This was probably due to the initial tissue swelling and thankfully, settled down eventually once I was more comfortable and had some morphine in me.

Unfortunately, the bad news this week has continued. I am currently trying to now process the news that after today’s meeting at the hospital to look at my recent scan images, they found that all tumours have now grown. I will now no longer take Pemigatinib, as it is clear this is no longer working for me and will begin FOLFOX in the next couple of weeks. I can’t tell you how devastated I am to no longer be on Pemigatinib, it is such a wonderful treatment, and I believe this will be such a blessing for so many out there. Hopefully, in the very near future, more will follow.

I feel as though I am drowning in despair and fear. Although I ultimately refuse to believe this will kill me, I have found myself almost wanting to give up “the fight” (still hate that expression, but currently hate cancer more) and just curl up in bed, never to come out again. Maybe this feeling of hopelessness is worse due to the stress in my personal life. Who knows. But currently, it is too much for me.

Having said that, I also know that lurking beneath these current feelings, lurks my determination and fighting spirit. I just need to let her come out.

I apologise for this less than inspiring post, I hope to have some positive news in the near future.

I really hope you are all out there, giving it everything you can. Don’t ever lose that hope…..EVER! We are all different, even when living with the same cancer. We are not a statistic…..ignore any of that rubbish!

Much love and strength,

Megan x

4 thoughts on “Processing and Living Through the Bad Times”

  1. Sad to read this Megan but glad to hear the oncologist are giving all they have. I recently have not been able to tolerate gem/cis and put on 13kg of fluid . 2 hospital admissions in 2 weeks ( Nothing could be drained as all under the skin and no pockets ( this is now starting to subside but am hoping that I’ll be able to have 4th infusion on Wednesday but I fear that oncologist will see me Monday and say no)
    What days are you doing your folfox? Hope to catch up with you at Weston park x

    1. Hi Donna, I am so sorry to hear this. It sounds very painful. Does your oncologist have a backup plan? There are a few clinical trials available at the moment. I have asked one of the doctors to send letters out to see if I could get onto one of them. Might be an option for you too, and maybe a gentler type of treatment. I am also at Weston Park on a Wednesday. Not next week but the week after. I’m really not a fan of FOLFOX so I am grateful to have been given a lower dose for now. It would be so good to have a catch up next time we’re both there x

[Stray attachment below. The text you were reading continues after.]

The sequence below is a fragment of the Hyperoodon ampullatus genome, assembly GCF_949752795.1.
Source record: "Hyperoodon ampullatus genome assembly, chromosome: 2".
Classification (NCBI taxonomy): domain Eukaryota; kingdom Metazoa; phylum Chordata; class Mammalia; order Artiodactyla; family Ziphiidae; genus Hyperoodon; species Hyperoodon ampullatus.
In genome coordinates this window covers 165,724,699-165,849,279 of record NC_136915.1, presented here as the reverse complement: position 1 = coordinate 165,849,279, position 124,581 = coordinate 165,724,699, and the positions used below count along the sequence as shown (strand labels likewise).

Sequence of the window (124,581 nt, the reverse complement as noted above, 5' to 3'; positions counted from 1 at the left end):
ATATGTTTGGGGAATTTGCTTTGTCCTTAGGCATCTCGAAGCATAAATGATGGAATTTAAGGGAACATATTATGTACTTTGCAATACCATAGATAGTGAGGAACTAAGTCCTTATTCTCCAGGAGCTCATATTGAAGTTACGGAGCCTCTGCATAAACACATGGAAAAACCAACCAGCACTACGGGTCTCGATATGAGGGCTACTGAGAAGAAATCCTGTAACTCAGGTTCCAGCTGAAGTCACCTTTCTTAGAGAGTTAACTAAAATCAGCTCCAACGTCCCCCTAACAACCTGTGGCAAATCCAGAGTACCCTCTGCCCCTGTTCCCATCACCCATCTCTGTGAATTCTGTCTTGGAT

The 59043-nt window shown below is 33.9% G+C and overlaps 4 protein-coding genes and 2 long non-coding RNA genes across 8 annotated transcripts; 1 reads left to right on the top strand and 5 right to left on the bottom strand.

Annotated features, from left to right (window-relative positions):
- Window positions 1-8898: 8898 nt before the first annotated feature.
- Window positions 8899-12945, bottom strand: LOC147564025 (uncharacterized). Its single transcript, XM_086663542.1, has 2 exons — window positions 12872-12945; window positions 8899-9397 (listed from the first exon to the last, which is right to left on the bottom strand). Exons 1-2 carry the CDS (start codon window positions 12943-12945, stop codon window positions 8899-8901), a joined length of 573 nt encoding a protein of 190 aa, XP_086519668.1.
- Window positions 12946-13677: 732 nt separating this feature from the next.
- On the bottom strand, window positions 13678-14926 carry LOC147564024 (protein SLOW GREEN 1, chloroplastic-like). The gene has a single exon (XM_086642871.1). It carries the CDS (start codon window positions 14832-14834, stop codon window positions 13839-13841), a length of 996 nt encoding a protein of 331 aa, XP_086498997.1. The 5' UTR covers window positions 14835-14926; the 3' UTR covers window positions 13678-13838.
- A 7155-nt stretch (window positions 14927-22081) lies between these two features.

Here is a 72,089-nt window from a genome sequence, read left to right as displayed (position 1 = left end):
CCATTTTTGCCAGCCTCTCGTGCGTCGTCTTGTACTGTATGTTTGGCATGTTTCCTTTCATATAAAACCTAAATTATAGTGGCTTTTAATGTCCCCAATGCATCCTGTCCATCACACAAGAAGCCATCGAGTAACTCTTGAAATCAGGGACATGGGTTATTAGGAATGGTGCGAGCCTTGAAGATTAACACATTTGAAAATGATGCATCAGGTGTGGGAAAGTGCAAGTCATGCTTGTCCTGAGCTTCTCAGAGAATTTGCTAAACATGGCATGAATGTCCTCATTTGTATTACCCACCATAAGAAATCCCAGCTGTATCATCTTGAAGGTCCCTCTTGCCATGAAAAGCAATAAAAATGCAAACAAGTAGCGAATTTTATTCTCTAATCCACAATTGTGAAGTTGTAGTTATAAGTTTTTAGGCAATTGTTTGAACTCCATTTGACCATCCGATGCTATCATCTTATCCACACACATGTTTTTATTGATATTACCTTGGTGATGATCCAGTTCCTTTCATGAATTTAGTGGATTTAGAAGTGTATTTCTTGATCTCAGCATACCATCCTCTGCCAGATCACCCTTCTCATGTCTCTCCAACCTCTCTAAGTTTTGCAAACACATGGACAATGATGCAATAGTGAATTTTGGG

2. Hi Megan. So sorry to hear of your struggles. My wife has made it 2 years 3 months with bile duct cancer after having colon cancer the year prior. She first had three gem/cis treatments but it made her ill. She then had 3 rounds of Yervoy and opdivo which has done wonders against her liver tumor and has eliminated the lymph tumors. Have you tried immunotherapy? It’s very dangerous stuff but sure kick the 💩out of the cancer. They had to stop the treatment due to damage to other parts of her body. It pretty much destroyed her adrenaline gland but She’s been in remission for over a year now. – regards. Everett from Gig Harbor, WA

    1. Hi Everett, thank you so much for getting in touch and sharing your dear wife’s story. I am so heartened and pleased to hear that she has now been in remission for over a year now. I have asked about immunotherapy but have had absolutely no joy. I will definitely raise the subject with my consultant at my next appointment, so thank you for mentioning this. I hope her body has been able to heal from the damage caused. Although I felt I really needed a quick blast of treatment for the tumour in my spine, I underestimated the intense effect this would have on my overall health. Maybe in hindsight, I would have asked for a lower dose, but it’s done now. I have, up until then, been incredibly lucky to tolerate all treatment well, but since the radiotherapy, there has definitely been a decline in my overall health and the pain from this, unbearable at times. However, I am feeling a lot more in control again now and positive. You sharing your wife’s story has given me so much hope. Warmest wishes to you both. Megan.